George Pring and his work are also well documented in the Journal. Since Pat Nutt had the privilege of knowing George Pring and working with him I called and asked if there was anything he wanted to share with the society about this incredible individual. He response was one of deep admiration. Pat felt he had no better mentor than George Pring, a man dedicated to horticulture and a fine teacher. Mr. Pring had attention to detail and integrity, making sure all plants were labeled correctly. Pat related one story which illustrates this: “A shipment of lilies was delivered with all the tags mixed up, when Pat suggested to Mr. Pring that they grow out the lilies to properly identify them, Pring’s emphatically told Pat to “Throw out the lot”. Better to lose a few lilies than to perpetuate misidentification confusion.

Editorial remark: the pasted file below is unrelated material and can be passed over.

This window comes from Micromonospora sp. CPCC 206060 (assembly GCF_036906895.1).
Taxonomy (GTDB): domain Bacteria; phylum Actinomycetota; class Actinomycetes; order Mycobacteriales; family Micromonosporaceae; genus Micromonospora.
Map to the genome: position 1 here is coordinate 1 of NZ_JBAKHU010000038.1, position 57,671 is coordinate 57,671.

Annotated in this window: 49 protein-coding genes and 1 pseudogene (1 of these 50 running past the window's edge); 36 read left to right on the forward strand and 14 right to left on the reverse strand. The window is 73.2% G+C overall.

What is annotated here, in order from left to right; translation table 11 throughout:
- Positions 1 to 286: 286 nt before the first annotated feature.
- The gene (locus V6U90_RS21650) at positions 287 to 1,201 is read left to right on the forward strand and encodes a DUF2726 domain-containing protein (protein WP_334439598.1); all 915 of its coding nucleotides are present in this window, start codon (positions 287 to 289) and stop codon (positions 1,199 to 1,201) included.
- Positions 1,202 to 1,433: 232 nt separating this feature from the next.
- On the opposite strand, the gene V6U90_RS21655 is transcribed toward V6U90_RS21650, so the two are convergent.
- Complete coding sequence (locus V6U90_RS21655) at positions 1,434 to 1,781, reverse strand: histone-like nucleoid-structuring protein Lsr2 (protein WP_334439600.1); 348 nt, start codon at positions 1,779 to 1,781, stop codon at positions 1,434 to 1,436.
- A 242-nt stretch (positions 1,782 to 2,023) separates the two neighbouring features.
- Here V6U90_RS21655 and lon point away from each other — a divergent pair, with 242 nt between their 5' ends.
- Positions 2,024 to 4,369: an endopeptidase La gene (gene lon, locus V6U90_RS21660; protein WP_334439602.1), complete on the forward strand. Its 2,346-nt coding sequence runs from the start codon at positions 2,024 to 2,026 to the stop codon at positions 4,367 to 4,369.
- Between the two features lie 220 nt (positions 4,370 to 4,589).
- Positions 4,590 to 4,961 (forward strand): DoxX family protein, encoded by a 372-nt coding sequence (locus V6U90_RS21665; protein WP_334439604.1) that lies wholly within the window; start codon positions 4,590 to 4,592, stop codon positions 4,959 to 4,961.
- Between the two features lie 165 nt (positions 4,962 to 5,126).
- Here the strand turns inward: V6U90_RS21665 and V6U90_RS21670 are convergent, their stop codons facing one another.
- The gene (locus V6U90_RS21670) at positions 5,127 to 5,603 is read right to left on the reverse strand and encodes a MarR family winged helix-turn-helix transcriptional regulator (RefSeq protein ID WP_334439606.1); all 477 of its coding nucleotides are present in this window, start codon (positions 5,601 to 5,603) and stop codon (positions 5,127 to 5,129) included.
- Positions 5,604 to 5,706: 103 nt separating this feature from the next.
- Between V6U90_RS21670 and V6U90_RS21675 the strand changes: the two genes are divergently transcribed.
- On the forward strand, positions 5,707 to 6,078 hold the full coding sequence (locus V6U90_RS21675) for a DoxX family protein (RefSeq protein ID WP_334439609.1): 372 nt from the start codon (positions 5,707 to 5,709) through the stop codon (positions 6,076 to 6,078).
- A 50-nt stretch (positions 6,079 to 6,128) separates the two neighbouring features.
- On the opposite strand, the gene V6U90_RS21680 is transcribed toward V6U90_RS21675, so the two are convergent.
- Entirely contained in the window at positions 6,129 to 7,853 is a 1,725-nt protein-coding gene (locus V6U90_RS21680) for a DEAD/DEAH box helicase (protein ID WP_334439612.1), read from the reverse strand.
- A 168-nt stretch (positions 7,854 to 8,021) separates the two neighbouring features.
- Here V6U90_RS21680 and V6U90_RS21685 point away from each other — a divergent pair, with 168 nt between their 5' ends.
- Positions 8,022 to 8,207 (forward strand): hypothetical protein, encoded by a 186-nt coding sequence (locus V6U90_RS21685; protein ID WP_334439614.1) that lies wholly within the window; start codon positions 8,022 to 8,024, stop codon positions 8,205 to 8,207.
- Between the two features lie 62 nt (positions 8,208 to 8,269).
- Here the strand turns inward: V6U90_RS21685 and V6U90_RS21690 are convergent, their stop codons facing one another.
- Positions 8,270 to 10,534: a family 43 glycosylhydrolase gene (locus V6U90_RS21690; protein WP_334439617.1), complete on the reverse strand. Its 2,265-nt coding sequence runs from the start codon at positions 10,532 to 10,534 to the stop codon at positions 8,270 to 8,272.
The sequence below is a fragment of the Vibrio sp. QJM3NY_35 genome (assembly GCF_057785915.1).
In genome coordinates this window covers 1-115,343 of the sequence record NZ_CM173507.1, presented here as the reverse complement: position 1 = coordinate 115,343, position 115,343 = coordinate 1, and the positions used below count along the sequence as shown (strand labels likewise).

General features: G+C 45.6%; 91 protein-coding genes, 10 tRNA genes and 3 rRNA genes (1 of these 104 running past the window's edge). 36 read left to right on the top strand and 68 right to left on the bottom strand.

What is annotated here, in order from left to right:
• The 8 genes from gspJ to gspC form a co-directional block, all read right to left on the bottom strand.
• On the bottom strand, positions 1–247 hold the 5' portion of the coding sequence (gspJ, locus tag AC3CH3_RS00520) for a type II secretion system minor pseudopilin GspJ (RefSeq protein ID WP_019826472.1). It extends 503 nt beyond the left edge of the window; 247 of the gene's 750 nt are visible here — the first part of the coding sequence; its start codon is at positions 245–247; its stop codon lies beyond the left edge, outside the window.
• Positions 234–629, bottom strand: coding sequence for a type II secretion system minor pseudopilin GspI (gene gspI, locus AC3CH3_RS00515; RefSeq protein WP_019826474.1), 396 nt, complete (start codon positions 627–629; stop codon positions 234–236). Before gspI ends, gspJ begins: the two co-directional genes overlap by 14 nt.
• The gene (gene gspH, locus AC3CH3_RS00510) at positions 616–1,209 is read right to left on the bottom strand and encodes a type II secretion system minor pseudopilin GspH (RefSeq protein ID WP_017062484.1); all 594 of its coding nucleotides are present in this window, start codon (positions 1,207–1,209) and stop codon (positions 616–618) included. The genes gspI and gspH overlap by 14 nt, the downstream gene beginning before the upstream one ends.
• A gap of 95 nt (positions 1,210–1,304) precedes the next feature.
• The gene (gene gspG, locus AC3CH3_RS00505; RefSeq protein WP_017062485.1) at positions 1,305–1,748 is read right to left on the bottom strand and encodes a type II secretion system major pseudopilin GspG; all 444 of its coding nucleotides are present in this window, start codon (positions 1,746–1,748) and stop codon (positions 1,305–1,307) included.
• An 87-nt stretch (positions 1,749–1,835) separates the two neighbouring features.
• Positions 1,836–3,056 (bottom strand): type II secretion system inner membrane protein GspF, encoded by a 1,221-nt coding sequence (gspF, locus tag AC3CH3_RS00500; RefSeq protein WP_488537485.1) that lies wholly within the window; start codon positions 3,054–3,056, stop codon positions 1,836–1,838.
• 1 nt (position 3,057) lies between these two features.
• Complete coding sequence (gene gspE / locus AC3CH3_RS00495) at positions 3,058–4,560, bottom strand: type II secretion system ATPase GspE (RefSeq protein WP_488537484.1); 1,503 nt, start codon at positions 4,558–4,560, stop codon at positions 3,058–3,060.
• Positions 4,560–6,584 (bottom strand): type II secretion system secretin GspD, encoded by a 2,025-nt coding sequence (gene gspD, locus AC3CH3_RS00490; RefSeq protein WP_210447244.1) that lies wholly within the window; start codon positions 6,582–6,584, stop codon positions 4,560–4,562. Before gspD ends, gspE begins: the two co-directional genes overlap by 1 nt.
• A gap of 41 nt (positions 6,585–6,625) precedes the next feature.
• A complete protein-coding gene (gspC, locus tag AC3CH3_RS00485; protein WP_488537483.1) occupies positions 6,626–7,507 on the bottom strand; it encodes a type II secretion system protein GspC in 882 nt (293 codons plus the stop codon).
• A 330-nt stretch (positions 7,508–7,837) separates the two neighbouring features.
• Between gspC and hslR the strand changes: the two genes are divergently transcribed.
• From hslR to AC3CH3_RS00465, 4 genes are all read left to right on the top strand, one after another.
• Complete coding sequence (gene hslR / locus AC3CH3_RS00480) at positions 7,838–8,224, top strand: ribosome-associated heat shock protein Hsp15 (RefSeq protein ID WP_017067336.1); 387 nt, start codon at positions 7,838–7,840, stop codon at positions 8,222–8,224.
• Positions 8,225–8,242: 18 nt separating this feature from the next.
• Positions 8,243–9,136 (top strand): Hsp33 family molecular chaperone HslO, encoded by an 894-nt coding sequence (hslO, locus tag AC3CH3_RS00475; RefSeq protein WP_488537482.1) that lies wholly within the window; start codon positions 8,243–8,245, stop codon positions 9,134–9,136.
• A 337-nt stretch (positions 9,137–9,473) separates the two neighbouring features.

Of her father Isabelle Siebert says, “Pop loved people and plants in that order and they loved him.” He served Missouri Botanic Gardens for 63 years retiring as superintendent. His last accomplishment of note in the field of water lilies was designing the magnificent lily pools at Longwood Gardens. He spent his declining years at Longwood with Isabelle and her husband.
Although his eyesight failed, Pop recognized every plant by touch when taken through the conservatory. This was the mark of a true plant lover.